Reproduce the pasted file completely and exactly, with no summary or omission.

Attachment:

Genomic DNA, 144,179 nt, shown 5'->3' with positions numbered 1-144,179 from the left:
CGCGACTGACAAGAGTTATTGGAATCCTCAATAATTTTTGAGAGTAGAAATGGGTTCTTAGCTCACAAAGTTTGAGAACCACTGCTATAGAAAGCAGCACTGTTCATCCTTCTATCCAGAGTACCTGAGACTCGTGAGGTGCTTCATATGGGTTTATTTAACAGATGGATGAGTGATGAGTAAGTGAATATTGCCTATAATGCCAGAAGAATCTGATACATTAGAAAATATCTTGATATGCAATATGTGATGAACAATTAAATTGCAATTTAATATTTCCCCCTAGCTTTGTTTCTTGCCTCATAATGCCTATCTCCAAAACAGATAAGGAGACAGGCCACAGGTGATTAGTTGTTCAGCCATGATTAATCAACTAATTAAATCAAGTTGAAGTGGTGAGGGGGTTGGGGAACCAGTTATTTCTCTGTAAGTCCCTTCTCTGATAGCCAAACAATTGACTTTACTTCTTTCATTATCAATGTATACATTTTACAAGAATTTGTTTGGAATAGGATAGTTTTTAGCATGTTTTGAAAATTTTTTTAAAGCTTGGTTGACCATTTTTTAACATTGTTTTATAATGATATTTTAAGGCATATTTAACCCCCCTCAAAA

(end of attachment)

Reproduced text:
Genomic DNA, 144,179 nt, shown 5'->3' with positions numbered 1-144,179 from the left:
CGCGACTGACAAGAGTTATTGGAATCCTCAATAATTTTTGAGAGTAGAAATGGGTTCTTAGCTCACAAAGTTTGAGAACCACTGCTATAGAAAGCAGCACTGTTCATCCTTCTATCCAGAGTACCTGAGACTCGTGAGGTGCTTCATATGGGTTTATTTAACAGATGGATGAGTGATGAGTAAGTGAATATTGCCTATAATGCCAGAAGAATCTGATACATTAGAAAATATCTTGATATGCAATATGTGATGAACAATTAAATTGCAATTTAATATTTCCCCCTAGCTTTGTTTCTTGCCTCATAATGCCTATCTCCAAAACAGATAAGGAGACAGGCCACAGGTGATTAGTTGTTCAGCCATGATTAATCAACTAATTAAATCAAGTTGAAGTGGTGAGGGGGTTGGGGAACCAGTTATTTCTCTGTAAGTCCCTTCTCTGATAGCCAAACAATTGACTTTACTTCTTTCATTATCAATGTATACATTTTACAAGAATTTGTTTGGAATAGGATAGTTTTTAGCATGTTTTGAAAATTTTTTTAAAGCTTGGTTGACCATTTTTTAACATTGTTTTATAATGATATTTTAAGGCATATTTAACCCCCCTCAAAA